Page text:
The British Association for Psychopharmacology guidelines specify the scope and targets of treatment for bipolar disorder. The third version is based explicitly on the available evidence and presented, like previous Clinical Practice Guidelines, as recommendations to aid clinical decision making for practitioners: it may also serve as a source of information for patients and carers, and assist audit. The recommendations are presented together with a more detailed review of the corresponding evidence. A consensus meeting, involving experts in bipolar disorder and its treatment, reviewed key areas and considered the strength of evidence and clinical implications. The guidelines were drawn up after extensive feedback from these participants. The best evidence from randomized controlled trials and, where available, observational studies employing quasi-experimental designs was used to evaluate treatment options. The strength of recommendations has been described using the GRADE approach. The guidelines cover the diagnosis of bipolar disorder, clinical management, and strategies for the use of medicines in short-term treatment of episodes, relapse prevention and stopping treatment. The use of medication is integrated with a coherent approach to psychoeducation and behaviour change.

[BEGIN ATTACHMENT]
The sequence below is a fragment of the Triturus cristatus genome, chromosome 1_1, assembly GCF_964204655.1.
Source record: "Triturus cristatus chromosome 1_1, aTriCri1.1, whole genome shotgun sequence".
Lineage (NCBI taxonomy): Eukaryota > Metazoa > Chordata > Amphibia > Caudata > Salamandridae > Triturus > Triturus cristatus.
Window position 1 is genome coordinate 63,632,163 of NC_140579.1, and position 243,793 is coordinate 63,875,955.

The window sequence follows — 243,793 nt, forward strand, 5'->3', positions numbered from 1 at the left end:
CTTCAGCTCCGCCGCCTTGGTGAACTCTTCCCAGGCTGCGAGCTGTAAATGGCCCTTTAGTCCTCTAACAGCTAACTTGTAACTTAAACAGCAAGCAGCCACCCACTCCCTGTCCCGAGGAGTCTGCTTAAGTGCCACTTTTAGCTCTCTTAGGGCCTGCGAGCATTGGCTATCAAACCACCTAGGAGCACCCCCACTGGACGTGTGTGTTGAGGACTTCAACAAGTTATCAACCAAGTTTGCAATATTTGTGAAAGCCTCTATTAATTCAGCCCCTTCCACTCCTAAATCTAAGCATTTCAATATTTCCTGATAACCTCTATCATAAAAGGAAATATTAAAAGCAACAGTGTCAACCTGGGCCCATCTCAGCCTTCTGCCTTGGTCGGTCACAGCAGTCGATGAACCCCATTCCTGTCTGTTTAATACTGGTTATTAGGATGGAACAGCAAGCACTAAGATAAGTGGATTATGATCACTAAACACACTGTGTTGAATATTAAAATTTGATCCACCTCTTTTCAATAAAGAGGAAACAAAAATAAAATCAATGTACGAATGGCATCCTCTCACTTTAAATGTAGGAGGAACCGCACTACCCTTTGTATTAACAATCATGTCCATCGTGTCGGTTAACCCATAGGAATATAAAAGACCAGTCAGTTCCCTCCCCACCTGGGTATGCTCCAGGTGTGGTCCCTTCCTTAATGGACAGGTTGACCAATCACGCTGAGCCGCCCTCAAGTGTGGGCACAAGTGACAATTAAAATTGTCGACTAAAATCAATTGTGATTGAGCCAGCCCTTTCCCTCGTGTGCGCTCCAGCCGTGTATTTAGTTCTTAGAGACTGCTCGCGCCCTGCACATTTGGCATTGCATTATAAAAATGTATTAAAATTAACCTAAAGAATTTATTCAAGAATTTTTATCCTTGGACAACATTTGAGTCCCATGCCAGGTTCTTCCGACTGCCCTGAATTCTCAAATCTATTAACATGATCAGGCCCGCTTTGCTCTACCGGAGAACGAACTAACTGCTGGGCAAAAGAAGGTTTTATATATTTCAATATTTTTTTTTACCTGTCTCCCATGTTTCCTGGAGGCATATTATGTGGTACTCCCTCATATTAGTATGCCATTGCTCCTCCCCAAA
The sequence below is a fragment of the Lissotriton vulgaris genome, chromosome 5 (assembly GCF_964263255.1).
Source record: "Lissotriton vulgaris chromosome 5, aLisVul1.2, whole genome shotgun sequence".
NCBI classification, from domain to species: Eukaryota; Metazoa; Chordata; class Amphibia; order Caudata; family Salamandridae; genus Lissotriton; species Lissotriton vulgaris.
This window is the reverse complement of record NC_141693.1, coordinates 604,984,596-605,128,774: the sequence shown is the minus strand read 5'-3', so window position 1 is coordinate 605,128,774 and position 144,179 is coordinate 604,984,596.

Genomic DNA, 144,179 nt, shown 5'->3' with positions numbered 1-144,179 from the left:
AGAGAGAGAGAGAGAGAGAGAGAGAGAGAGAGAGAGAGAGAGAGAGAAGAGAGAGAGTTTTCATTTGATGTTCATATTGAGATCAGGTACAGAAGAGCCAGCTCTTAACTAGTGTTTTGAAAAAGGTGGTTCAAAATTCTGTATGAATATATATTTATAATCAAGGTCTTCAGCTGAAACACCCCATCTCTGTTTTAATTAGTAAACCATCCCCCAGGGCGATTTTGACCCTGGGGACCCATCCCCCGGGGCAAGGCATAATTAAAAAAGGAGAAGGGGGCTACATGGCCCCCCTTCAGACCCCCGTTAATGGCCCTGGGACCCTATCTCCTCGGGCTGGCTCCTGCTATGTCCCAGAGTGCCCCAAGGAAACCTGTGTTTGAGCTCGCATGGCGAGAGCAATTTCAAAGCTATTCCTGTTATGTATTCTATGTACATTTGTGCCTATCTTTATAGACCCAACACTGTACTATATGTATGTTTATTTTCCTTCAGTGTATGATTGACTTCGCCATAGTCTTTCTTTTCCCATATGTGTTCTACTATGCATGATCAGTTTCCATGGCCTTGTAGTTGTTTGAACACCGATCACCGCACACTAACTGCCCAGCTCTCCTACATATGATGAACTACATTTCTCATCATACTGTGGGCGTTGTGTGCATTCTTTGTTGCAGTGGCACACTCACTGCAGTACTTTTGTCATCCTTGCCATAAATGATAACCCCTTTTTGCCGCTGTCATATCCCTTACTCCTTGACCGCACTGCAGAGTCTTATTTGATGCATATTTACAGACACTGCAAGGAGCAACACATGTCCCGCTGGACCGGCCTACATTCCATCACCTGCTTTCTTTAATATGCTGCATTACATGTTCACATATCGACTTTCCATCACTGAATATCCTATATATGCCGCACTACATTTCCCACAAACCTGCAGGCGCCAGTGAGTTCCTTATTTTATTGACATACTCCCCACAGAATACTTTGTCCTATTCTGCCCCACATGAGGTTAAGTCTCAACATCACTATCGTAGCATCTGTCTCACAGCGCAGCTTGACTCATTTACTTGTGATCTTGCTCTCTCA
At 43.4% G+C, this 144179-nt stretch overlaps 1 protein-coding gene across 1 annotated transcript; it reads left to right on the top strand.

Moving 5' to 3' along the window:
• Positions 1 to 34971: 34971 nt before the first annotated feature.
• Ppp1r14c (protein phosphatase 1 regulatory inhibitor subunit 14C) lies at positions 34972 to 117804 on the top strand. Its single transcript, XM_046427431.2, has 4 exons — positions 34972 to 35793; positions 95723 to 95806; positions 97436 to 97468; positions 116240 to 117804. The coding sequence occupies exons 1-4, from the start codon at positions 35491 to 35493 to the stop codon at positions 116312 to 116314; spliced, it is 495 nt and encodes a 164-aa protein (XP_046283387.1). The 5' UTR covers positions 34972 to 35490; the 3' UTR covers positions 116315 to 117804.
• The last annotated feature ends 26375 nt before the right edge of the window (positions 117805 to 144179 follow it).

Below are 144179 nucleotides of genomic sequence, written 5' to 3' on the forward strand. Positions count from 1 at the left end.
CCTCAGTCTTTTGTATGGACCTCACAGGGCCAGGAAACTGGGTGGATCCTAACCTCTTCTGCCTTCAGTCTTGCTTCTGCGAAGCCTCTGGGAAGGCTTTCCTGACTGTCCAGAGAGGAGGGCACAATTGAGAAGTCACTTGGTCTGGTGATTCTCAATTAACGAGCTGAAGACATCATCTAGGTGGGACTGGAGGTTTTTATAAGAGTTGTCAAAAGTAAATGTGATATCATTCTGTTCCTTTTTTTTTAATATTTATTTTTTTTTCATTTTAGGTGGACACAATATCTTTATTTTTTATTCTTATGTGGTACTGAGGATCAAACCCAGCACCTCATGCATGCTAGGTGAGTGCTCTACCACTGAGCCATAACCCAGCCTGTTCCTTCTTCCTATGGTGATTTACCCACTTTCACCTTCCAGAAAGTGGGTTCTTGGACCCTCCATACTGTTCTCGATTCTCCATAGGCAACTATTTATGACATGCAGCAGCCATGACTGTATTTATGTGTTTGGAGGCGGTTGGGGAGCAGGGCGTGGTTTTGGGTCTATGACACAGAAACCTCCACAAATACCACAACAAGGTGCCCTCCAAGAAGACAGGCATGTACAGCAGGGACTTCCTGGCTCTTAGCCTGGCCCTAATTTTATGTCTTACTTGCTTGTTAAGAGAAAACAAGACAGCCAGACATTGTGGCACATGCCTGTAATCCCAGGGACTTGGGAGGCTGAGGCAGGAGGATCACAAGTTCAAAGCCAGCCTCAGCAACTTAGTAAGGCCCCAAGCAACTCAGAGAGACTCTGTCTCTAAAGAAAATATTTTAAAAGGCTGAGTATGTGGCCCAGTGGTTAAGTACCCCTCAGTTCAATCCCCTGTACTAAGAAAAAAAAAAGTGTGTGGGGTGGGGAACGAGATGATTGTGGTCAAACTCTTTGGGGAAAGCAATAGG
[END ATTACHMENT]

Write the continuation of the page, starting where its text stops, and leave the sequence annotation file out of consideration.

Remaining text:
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Bipolar disorder, antidepressants, antipsychotics, cognitive behaviour therapy, evidence-based guidelines, lithium, mood stabilizers, psychoeducation, treatment, Antidepressive Agents, Bipolar Disorder, Combined Modality Therapy, Consensus, Diagnosis, Differential, Evidence-Based Medicine, Humans, Medication Adherence, Patient Education as Topic, Practice Guidelines as Topic, Psychopharmacology, Secondary Prevention